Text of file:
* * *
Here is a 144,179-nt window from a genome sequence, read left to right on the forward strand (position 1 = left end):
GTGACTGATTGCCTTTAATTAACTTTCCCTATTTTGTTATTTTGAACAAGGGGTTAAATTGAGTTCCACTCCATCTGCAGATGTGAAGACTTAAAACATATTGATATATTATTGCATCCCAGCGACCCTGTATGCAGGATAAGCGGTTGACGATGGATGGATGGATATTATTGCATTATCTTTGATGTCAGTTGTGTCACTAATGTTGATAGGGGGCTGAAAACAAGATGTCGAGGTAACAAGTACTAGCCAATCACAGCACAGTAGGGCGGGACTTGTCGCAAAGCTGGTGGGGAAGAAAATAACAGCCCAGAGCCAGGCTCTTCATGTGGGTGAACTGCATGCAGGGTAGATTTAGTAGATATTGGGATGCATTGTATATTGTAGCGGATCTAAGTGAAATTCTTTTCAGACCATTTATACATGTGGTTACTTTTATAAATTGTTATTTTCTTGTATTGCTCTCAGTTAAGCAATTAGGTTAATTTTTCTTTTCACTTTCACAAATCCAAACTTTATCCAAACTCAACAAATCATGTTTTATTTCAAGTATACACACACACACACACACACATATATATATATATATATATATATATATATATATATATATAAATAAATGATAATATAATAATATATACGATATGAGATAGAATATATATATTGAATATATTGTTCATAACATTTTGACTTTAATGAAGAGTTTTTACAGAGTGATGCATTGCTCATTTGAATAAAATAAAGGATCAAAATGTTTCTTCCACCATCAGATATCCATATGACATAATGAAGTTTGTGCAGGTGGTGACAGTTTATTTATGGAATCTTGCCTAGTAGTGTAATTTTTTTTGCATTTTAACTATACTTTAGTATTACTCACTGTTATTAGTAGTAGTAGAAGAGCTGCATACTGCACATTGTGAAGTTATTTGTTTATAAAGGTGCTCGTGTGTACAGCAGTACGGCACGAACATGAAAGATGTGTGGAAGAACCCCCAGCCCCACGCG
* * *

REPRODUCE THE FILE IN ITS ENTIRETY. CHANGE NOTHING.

Here is a 144,179-nt window from a genome sequence, read left to right on the forward strand (position 1 = left end):
GTGACTGATTGCCTTTAATTAACTTTCCCTATTTTGTTATTTTGAACAAGGGGTTAAATTGAGTTCCACTCCATCTGCAGATGTGAAGACTTAAAACATATTGATATATTATTGCATCCCAGCGACCCTGTATGCAGGATAAGCGGTTGACGATGGATGGATGGATATTATTGCATTATCTTTGATGTCAGTTGTGTCACTAATGTTGATAGGGGGCTGAAAACAAGATGTCGAGGTAACAAGTACTAGCCAATCACAGCACAGTAGGGCGGGACTTGTCGCAAAGCTGGTGGGGAAGAAAATAACAGCCCAGAGCCAGGCTCTTCATGTGGGTGAACTGCATGCAGGGTAGATTTAGTAGATATTGGGATGCATTGTATATTGTAGCGGATCTAAGTGAAATTCTTTTCAGACCATTTATACATGTGGTTACTTTTATAAATTGTTATTTTCTTGTATTGCTCTCAGTTAAGCAATTAGGTTAATTTTTCTTTTCACTTTCACAAATCCAAACTTTATCCAAACTCAACAAATCATGTTTTATTTCAAGTATACACACACACACACACACACATATATATATATATATATATATATATATATATATATATATAAATAAATGATAATATAATAATATATACGATATGAGATAGAATATATATATTGAATATATTGTTCATAACATTTTGACTTTAATGAAGAGTTTTTACAGAGTGATGCATTGCTCATTTGAATAAAATAAAGGATCAAAATGTTTCTTCCACCATCAGATATCCATATGACATAATGAAGTTTGTGCAGGTGGTGACAGTTTATTTATGGAATCTTGCCTAGTAGTGTAATTTTTTTTGCATTTTAACTATACTTTAGTATTACTCACTGTTATTAGTAGTAGTAGAAGAGCTGCATACTGCACATTGTGAAGTTATTTGTTTATAAAGGTGCTCGTGTGTACAGCAGTACGGCACGAACATGAAAGATGTGTGGAAGAACCCCCAGCCCCACGCG